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Both sides of the Christmas break have seen intense activity at Westminster as the Fisheries Bill, the first piece primary fisheries legislation for decades, passes through the parliamentary process. The central purpose of the Bill is to provide UK fisheries ministers with powers to set quotas and control access over fishing in UK waters, when the UK leaves the EU - and therefore the CFP.
In contrast to a febrile, not to say toxic, atmosphere elsewhere in Westminster, there is something like a cross-party consensus that these powers will be necessary, post-Brexit, as it would be irresponsible to leave a vacuum. The Bill also provides quite wide delegated powers to UK fisheries ministers to amend fisheries law retained from the CFP. Ministers would also use delegated powers and secondary legislation to provide for an adaptive and responsive future UK fisheries policy. This would contrast starkly with the CFP’s cumbersome and dysfunctional decision-making processes. In this too there seems to be a broad cross-party consensus, but with concerns to ensure that there are safeguards to ensure that such discretionary powers are not used in a capricious or perverse way.
Outside these central themes, the Bill is heavily shaped by the devolution settlement. The settlement inarguably makes fisheries management in the UK infinitely more complex and vexed, especially when there are different complexions of government in London and Edinburgh. The main vehicle for cooperation between the devolved administrations – joint fisheries statement – is an untried and untested concept with plenty scope for ambiguity and future conflict.
Likewise, in English fisheries, the Bill provides for powers to auction quota that are novel and likely to be controversial when it comes to implementation. Perhaps less controversially, the Bill provides new ways of mitigating chokes caused by the application of the landing obligation to mixed fisheries.
Given the wide recognition that the Bill is a necessary piece of enabling legislation that will allow the UK to manage its fisheries outside the CFP, the main focus of proposed amendments as the Bill passes through the various parliamentary stages, has been on various add-ons sought by MPs. These have varied from the useful, to the pointless, to the potentially damaging. There is a danger that poorly thought-through amendments and a tendency to seek to overload primary legislation, could, if allowed, replicate the CFP’s rigidity. The Government, so far, in committee stage has fought-off the more potentially damaging of these amendments.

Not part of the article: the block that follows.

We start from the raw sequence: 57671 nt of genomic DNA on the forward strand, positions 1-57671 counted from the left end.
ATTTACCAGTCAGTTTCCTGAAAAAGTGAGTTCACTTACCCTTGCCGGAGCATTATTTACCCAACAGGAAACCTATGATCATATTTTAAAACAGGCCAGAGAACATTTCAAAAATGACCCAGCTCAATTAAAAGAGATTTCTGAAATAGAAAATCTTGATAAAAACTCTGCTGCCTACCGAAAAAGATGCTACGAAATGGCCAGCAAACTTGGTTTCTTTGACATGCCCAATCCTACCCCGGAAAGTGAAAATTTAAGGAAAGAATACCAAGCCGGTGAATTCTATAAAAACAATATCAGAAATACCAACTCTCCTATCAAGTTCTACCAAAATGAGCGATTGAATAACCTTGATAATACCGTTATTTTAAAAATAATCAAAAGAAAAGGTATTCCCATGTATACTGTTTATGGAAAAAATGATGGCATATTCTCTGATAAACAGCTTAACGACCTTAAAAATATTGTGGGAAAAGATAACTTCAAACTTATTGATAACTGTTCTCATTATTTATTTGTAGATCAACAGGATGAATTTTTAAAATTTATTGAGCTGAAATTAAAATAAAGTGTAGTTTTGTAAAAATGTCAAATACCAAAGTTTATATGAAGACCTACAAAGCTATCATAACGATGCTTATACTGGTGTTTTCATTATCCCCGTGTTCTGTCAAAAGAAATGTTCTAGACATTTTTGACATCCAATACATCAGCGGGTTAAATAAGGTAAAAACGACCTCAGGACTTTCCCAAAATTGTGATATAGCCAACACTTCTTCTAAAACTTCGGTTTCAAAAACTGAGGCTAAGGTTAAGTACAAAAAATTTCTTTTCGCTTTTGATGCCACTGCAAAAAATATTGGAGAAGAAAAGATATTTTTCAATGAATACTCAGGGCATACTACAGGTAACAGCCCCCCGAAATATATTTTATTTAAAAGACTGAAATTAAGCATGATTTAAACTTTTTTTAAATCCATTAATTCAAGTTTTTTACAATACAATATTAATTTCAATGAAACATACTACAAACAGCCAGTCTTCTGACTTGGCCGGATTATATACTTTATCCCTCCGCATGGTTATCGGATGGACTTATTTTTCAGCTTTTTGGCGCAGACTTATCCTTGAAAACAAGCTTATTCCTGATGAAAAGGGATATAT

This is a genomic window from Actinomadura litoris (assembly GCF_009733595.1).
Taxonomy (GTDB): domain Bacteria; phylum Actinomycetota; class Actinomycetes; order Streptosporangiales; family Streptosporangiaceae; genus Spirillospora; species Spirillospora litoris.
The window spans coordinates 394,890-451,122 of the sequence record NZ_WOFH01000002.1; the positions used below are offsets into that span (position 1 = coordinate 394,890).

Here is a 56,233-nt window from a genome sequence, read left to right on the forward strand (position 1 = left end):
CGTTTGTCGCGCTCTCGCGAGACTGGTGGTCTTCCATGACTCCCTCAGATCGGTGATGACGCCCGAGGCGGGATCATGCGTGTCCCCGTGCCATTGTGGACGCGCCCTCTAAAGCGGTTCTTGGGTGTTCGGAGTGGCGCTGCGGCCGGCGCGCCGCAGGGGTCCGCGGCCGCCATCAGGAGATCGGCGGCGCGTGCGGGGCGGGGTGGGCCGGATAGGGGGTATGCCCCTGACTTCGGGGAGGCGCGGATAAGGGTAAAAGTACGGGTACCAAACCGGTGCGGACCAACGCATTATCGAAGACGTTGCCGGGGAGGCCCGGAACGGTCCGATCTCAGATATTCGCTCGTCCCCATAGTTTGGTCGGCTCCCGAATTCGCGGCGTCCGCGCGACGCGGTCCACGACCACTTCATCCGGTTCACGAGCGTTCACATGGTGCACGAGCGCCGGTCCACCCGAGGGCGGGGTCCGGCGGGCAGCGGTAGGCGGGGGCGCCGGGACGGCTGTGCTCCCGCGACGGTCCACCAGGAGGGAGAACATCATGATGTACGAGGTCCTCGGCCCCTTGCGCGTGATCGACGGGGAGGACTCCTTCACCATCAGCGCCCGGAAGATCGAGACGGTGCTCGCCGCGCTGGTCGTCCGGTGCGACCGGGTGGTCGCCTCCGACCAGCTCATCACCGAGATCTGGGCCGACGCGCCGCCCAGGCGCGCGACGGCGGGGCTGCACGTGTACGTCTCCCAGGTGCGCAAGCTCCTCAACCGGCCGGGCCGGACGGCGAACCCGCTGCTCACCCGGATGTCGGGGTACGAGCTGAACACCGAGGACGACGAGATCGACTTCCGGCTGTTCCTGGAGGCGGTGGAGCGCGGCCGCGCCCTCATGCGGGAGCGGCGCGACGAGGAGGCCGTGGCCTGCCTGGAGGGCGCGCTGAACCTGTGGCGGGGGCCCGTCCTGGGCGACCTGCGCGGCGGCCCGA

The Bill is now about to face scrutiny and possible amendment in the House of Lords before returning to the Commons for a final vote.
The Federation, working with parliamentary specialists, Connect, has:
- Supported the main purpose of the Bill
- Provided written and oral evidence to the Bill’s Scrutiny Committee and the Scottish Affairs Committee
- Provided comprehensive briefing materials to MPs of all relevant parties
- Met and briefed key players in the legislative process
- Built on our two successful lobby day events, each attended by over 60 parliamentarians
- Met with House of Commons library staff, whose role is to provide objective briefing materials to MPs
- Sought a limited number of amendments including:
- An advisory council to inform ministerial decisions
- A dispute resolution mechanism to deal with conflicts between the devolved administrations